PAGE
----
by Msgr. Joseph Calise
AT A WORKSHOP on Baptism, I heard a presenter make a very simple but profound statement regarding baby names. He said, “Here’s the rule of thumb – a guideline for choosing your child’s name: Your son or daughter will have to live with that name for the rest of his or her life.”
Although most parents seem to agree, I have had some rather strange requests for baby names during my 32 years as a priest. I had one parent who wanted to christen her child with the name “assassin” and thought it should be fine because she was going to use a different language. Another mother wanted to name her child “X.” That’s right – just the letter “X” because she thought it looked classy when people signed their name with an initial and then their middle name. Then there are the ethnic names, “sounds pretty” names, left-over from the ’70s hippie names and the vast array of “I like it” names which will no doubt cause great embarrassment when a freshman homeroom teacher asks, “Is R Ninja Cloverleaf Smith in school today?”
The most well known scene in “Romeo and Juliet,” Shakespeare’s famous love tragedy, is the balcony scene. Juliet speaks to Romeo not realizing he is actually listening and says, “Tis but thy name that is my enemy; Thou art thyself, though not a Montague. What’s Montague? It is nor hand, nor foot, Nor arm, nor face, nor any other part belonging to a man. O, be some other name! What’s in a name? That which we call a rose by any other name would smell as sweet.”
As much as we can understand her bemoaning the fact that it is only because of his name that their love would never be sanctioned, we also understand that their names signify more than names because they identify them as members of families with a long-standing feud. I can certainly identify with this. As a matter of fact, my paternal grandfather would not speak to my mother for four years, precisely the difference in age between my brother and me. The silence was because of a name.
I had an uncle I never met. My mother’s brother, Dante, died from sickness when he was only a teenager in the early 1940s. Sadly, that was not unusual. Since many diseases and their causes had not yet been identified, cures were not yet available. When my brother was born, my father agreed that my mother should name their first-born son after her late brother. My grandfather disagreed. He believed that the first son should always be named for his father’s father. And so, considering himself to have been insulted, he refused to speak to my mother until I was born and named after him. On the surface, names may seem inconsequential, but they often bear a deeper significance.
Today we celebrate the birth of St. John the Baptist. His conception was announced by the Angel Gabriel to Zechariah as he served in the temple and to Mary as proof of her own pregnancy. Zechariah was struck mute when he questioned Gabriel’s message. Elizabeth’s conception took place when she was well advanced in age. When Mary went to help Elizabeth, her kinswoman, the child in her womb leaped and proclaimed the presence of Christ in Mary’s womb.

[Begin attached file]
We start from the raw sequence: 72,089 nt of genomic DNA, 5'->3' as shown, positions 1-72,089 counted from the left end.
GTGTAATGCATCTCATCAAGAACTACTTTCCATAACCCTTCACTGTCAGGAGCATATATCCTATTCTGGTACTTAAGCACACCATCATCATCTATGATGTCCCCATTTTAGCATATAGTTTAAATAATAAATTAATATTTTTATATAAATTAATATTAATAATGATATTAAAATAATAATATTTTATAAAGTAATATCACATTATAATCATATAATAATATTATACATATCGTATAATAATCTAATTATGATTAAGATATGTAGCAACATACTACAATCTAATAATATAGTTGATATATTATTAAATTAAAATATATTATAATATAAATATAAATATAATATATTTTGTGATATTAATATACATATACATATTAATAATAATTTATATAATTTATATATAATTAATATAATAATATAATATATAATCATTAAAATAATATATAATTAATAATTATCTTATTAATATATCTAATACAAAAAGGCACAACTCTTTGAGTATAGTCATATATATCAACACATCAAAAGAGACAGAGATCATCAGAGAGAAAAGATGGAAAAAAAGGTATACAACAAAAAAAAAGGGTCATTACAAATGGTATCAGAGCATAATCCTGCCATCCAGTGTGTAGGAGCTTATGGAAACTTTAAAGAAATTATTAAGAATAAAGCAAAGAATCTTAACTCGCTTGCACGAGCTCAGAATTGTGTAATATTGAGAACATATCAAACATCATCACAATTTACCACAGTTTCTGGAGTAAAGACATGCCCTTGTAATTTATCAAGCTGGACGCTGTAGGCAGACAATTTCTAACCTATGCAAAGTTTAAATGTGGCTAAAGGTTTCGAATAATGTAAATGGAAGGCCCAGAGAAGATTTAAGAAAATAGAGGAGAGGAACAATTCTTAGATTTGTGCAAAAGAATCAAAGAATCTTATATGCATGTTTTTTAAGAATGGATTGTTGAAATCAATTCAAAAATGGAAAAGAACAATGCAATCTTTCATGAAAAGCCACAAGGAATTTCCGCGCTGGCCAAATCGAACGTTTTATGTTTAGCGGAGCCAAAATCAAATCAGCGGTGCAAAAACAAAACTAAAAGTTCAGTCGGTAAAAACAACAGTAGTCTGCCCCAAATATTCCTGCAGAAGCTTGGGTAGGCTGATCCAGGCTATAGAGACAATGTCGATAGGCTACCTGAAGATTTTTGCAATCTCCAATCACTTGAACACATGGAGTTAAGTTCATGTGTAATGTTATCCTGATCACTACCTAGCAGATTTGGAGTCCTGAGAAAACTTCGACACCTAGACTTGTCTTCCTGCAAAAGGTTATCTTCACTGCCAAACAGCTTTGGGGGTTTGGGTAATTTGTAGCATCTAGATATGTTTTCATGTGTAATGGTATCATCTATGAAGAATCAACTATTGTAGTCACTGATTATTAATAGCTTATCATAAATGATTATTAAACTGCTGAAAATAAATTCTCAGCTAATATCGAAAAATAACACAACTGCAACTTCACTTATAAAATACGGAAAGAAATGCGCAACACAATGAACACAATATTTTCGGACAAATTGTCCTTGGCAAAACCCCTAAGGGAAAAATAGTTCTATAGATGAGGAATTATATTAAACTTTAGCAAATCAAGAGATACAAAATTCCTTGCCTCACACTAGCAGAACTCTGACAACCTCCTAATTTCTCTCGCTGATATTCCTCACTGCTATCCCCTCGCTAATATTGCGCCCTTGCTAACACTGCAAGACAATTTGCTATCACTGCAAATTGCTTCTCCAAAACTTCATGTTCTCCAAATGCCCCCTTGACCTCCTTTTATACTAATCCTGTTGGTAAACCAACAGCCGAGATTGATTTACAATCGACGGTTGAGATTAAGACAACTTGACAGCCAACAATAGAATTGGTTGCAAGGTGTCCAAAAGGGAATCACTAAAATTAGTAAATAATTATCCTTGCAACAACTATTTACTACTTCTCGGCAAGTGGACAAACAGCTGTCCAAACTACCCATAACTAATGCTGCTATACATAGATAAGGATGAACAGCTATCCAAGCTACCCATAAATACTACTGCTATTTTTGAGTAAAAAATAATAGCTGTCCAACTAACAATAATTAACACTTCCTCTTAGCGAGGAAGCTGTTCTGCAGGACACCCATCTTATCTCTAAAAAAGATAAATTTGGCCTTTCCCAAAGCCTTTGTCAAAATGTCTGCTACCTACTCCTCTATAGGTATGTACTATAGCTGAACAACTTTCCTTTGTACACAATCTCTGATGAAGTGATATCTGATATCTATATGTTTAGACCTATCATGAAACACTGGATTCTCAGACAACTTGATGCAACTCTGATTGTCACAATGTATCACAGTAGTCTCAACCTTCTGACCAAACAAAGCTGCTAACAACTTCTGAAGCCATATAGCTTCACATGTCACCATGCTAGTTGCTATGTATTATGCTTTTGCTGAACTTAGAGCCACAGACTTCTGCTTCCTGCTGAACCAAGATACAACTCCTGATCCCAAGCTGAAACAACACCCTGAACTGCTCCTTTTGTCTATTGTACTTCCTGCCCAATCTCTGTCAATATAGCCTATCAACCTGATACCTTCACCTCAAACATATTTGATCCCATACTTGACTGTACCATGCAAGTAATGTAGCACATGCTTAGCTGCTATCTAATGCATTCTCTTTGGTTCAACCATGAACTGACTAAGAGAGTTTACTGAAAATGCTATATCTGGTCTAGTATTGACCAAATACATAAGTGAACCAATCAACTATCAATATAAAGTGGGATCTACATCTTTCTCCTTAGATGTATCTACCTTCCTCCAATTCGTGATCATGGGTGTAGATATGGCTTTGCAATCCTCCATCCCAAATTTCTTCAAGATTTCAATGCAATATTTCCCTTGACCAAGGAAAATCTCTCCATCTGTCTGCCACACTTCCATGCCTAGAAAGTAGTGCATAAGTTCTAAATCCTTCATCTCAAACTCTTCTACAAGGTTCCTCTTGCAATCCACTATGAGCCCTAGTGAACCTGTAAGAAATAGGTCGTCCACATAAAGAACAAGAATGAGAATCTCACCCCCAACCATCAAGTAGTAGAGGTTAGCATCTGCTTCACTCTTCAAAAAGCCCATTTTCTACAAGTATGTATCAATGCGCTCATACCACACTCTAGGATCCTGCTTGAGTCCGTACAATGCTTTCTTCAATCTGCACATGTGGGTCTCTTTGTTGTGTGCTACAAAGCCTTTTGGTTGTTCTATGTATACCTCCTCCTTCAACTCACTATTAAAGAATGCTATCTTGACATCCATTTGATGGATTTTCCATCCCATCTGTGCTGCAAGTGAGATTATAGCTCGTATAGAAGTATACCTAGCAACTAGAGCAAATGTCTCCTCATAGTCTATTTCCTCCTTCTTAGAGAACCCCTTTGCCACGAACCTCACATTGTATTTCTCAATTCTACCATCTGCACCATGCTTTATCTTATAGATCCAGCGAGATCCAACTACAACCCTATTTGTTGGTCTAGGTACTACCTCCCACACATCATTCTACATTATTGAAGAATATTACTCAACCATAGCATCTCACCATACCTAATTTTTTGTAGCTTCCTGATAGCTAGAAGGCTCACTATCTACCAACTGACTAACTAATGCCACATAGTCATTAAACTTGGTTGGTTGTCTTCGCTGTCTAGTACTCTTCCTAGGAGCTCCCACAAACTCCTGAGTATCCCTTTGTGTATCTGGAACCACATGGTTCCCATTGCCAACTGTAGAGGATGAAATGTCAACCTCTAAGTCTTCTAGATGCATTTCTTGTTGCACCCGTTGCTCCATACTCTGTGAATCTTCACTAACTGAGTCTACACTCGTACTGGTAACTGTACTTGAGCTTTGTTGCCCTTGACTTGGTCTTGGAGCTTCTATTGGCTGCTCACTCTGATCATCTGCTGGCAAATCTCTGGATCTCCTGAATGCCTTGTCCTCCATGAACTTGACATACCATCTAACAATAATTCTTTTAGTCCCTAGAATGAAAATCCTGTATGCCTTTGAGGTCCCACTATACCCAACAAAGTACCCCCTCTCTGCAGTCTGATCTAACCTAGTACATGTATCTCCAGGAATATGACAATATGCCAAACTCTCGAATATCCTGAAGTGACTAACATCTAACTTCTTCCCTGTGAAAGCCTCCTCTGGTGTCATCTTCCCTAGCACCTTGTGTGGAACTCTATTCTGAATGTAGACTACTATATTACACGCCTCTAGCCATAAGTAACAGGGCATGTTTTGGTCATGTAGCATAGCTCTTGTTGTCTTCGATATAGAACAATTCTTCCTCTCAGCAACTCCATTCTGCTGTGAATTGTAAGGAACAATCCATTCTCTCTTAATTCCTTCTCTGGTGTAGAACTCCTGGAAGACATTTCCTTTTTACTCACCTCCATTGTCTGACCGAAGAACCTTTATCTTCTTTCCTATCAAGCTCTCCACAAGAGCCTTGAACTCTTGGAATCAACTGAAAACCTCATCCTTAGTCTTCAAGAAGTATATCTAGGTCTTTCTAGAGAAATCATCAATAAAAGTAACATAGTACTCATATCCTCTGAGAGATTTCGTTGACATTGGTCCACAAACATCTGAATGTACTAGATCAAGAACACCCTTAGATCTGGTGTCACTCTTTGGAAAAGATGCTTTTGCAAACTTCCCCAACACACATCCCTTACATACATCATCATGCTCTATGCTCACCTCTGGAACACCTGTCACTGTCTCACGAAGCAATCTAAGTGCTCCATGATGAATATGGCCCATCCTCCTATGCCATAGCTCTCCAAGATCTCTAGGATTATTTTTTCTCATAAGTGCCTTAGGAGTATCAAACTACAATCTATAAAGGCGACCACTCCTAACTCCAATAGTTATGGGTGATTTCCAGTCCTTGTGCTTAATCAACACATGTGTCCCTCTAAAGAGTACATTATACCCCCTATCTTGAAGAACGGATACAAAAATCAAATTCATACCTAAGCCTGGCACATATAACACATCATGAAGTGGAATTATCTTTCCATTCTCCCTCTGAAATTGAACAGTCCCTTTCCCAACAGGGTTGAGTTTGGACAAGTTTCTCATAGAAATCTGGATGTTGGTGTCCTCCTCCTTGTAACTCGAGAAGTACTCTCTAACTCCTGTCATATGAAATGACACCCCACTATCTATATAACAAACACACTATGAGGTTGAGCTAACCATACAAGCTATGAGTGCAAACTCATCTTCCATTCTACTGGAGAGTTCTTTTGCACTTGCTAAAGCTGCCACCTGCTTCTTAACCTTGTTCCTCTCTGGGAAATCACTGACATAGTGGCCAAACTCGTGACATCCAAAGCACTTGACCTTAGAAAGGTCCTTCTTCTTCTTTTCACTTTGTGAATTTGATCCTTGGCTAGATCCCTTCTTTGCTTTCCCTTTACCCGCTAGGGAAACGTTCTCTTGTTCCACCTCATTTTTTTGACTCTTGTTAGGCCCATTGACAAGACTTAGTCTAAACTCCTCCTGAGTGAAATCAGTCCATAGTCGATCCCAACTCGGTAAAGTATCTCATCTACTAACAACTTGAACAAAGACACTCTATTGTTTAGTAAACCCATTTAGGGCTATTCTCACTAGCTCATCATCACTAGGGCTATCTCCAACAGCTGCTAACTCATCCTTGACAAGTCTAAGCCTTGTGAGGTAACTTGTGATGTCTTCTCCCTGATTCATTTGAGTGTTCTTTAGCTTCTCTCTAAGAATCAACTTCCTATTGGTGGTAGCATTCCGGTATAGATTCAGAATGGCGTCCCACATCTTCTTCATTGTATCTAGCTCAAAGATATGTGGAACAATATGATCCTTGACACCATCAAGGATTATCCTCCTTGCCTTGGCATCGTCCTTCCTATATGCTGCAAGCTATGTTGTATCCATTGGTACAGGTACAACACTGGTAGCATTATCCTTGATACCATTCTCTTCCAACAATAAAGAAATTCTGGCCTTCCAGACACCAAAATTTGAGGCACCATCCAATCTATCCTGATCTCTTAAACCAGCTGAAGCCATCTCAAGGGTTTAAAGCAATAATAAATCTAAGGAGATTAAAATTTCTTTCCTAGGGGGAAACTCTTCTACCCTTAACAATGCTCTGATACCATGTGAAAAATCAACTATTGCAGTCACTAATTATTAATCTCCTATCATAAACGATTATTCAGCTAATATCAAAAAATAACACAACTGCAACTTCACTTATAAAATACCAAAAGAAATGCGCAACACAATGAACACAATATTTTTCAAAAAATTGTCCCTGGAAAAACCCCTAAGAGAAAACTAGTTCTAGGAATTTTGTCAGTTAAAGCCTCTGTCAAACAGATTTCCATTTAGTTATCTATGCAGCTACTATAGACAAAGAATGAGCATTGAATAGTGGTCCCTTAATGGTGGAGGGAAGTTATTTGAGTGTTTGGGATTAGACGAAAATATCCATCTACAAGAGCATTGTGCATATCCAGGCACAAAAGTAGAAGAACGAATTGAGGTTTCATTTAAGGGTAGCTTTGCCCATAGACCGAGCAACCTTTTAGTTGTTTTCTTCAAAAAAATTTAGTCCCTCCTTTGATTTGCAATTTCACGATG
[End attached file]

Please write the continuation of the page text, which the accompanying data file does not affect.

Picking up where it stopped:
Certainly this was no ordinary child – but the one destined to be him of whom Jesus said, “No one greater has been born of woman.”
Yet, his birth is overshadowed by an argument over his name. Like my grandfather, John’s relatives presumed he would be named for his grandfather, which was the custom of the time. It seems as though they thought Elizabeth was taking advantage of her husband’s inability to speak because they turn to him expecting that he will give the child a name they consider more suitable. To their surprise, Zechariah concurs that, “His name is John,” and his tongue is freed so that he can speak in God’s praise.
In Hebrew, “John” means “God’s grace.” St. Luke begins his Gospel with this account of God’s grace operative in the world even before he tells of the birth of Christ. The process was simple. A messenger appeared (in this case the Angel Gabriel) with a promise from God – a child would be born to Zechariah and Elizabeth who was destined for great things. His name was to be John.
Zechariah doubted and was struck mute, but as soon as the child was born and Zechariah heeded the message of the angel, all was well and the stage was set for proclaiming the coming of Christ.
The message was clear: God keeps His promises. Good things happen for those who await the fulfillment of God’s word. To those who seek knowledge of God’s will, the grace is given to put it into action.
A rose by any other name might smell as sweet. But “John” reminds us that God’s grace is very present in this world and compels us to open our hearts to the promise that One mightier than he was coming. Because God keeps His promises. [hr] Readings for the Feast of the Nativity of St. John the Baptist:
Ps 139:1b-3, 13-14ab, 14c-15
Lk 1:57-66, 80[hr]
Msgr. Joseph Calise is the pastor of Our Lady of Mount Carmel parish, Williamsburg.